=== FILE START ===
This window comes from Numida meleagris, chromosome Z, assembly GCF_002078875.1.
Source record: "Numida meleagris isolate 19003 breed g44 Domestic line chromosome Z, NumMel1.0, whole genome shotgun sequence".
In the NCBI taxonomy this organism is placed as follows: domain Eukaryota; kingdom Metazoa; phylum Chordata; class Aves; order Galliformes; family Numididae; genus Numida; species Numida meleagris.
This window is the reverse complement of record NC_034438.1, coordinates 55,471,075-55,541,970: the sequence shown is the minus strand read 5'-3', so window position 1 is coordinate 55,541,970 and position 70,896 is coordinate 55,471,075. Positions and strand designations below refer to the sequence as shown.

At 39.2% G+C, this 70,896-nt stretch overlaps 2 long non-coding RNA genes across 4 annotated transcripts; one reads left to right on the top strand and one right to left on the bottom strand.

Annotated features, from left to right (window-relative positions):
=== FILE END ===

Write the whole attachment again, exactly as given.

This window comes from Numida meleagris, chromosome Z, assembly GCF_002078875.1.
Source record: "Numida meleagris isolate 19003 breed g44 Domestic line chromosome Z, NumMel1.0, whole genome shotgun sequence".
In the NCBI taxonomy this organism is placed as follows: domain Eukaryota; kingdom Metazoa; phylum Chordata; class Aves; order Galliformes; family Numididae; genus Numida; species Numida meleagris.
This window is the reverse complement of record NC_034438.1, coordinates 55,471,075-55,541,970: the sequence shown is the minus strand read 5'-3', so window position 1 is coordinate 55,541,970 and position 70,896 is coordinate 55,471,075. Positions and strand designations below refer to the sequence as shown.

At 39.2% G+C, this 70,896-nt stretch overlaps 2 long non-coding RNA genes across 4 annotated transcripts; one reads left to right on the top strand and one right to left on the bottom strand.

Annotated features, from left to right (window-relative positions):